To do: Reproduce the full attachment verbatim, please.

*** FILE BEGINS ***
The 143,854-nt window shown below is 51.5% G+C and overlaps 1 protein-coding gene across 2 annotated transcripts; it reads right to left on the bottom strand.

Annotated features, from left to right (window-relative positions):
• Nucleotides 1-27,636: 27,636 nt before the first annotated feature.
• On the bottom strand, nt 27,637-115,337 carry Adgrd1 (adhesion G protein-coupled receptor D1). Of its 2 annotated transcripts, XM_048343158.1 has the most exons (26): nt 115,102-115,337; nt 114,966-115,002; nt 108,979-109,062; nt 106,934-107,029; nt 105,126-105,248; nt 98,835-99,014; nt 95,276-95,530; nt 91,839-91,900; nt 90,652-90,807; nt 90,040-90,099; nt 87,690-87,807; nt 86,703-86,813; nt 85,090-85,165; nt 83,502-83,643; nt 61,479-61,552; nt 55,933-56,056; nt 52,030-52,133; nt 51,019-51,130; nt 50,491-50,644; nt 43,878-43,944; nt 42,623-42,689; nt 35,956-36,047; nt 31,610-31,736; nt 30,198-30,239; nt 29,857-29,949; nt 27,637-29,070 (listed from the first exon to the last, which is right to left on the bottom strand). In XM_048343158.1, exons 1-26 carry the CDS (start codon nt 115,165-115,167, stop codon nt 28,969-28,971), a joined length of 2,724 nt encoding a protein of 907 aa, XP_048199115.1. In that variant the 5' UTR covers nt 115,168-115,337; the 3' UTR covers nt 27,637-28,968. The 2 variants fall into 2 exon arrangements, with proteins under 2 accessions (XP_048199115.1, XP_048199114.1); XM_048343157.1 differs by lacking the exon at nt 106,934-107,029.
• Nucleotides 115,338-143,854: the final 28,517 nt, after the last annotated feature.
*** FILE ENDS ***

The 143,854-nt window shown below is 51.5% G+C and overlaps 1 protein-coding gene across 2 annotated transcripts; it reads right to left on the bottom strand.

Annotated features, from left to right (window-relative positions):
• Nucleotides 1-27,636: 27,636 nt before the first annotated feature.
• On the bottom strand, nt 27,637-115,337 carry Adgrd1 (adhesion G protein-coupled receptor D1). Of its 2 annotated transcripts, XM_048343158.1 has the most exons (26): nt 115,102-115,337; nt 114,966-115,002; nt 108,979-109,062; nt 106,934-107,029; nt 105,126-105,248; nt 98,835-99,014; nt 95,276-95,530; nt 91,839-91,900; nt 90,652-90,807; nt 90,040-90,099; nt 87,690-87,807; nt 86,703-86,813; nt 85,090-85,165; nt 83,502-83,643; nt 61,479-61,552; nt 55,933-56,056; nt 52,030-52,133; nt 51,019-51,130; nt 50,491-50,644; nt 43,878-43,944; nt 42,623-42,689; nt 35,956-36,047; nt 31,610-31,736; nt 30,198-30,239; nt 29,857-29,949; nt 27,637-29,070 (listed from the first exon to the last, which is right to left on the bottom strand). In XM_048343158.1, exons 1-26 carry the CDS (start codon nt 115,165-115,167, stop codon nt 28,969-28,971), a joined length of 2,724 nt encoding a protein of 907 aa, XP_048199115.1. In that variant the 5' UTR covers nt 115,168-115,337; the 3' UTR covers nt 27,637-28,968. The 2 variants fall into 2 exon arrangements, with proteins under 2 accessions (XP_048199115.1, XP_048199114.1); XM_048343157.1 differs by lacking the exon at nt 106,934-107,029.
• Nucleotides 115,338-143,854: the final 28,517 nt, after the last annotated feature.